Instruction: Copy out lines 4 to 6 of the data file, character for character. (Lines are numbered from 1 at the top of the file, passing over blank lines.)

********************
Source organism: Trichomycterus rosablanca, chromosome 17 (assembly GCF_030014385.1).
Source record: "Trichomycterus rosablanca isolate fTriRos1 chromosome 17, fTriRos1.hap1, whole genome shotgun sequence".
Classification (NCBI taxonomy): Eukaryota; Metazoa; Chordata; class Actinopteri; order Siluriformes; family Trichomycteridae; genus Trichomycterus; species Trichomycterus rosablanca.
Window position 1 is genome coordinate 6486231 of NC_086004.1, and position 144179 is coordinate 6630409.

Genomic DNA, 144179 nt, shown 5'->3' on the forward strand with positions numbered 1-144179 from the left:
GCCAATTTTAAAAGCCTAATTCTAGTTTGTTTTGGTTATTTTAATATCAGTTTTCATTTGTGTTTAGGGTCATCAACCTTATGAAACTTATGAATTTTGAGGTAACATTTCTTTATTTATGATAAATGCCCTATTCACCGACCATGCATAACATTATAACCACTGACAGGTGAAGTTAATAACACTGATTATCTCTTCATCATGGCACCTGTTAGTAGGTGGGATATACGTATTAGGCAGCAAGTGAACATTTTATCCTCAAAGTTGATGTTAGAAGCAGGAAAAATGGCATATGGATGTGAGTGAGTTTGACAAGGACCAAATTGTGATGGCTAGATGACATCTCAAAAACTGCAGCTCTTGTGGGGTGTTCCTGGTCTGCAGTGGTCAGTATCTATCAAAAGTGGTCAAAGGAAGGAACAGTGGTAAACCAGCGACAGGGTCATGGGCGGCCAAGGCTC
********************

Window position 1 is genome coordinate 6486231 of NC_086004.1, and position 144179 is coordinate 6630409.

Genomic DNA, 144179 nt, shown 5'->3' on the forward strand with positions numbered 1-144179 from the left:
GCCAATTTTAAAAGCCTAATTCTAGTTTGTTTTGGTTATTTTAATATCAGTTTTCATTTGTGTTTAGGGTCATCAACCTTATGAAACTTATGAATTTTGAGGTAACATTTCTTTATTTATGATAAATGCCCTATTCACCGACCATGCATAACATTATAACCACTGACAGGTGAAGTTAATAACACTGATTATCTCTTCATCATGGCACCTGTTAGTAGGTGGGATATACGTATTAGGCAGCAAGTGAACATTTTATCCTCAAAGTTGATGTTAGAAGCAGGAAAAATGGCATATGGATGTGAGTGAGTTTGACAAGGACCAAATTGTGATGGCTAGATGACATCTCAAAAACTGCAGCTCTTGTGGGGTGTTCCTGGTCTGCAGTGGTCAGTATCTATCAAAAGTGGTCAAAGGAAGGAACAGTGGTAAACCAGCGACAGGGTCATGGGCGGCCAAGGCTC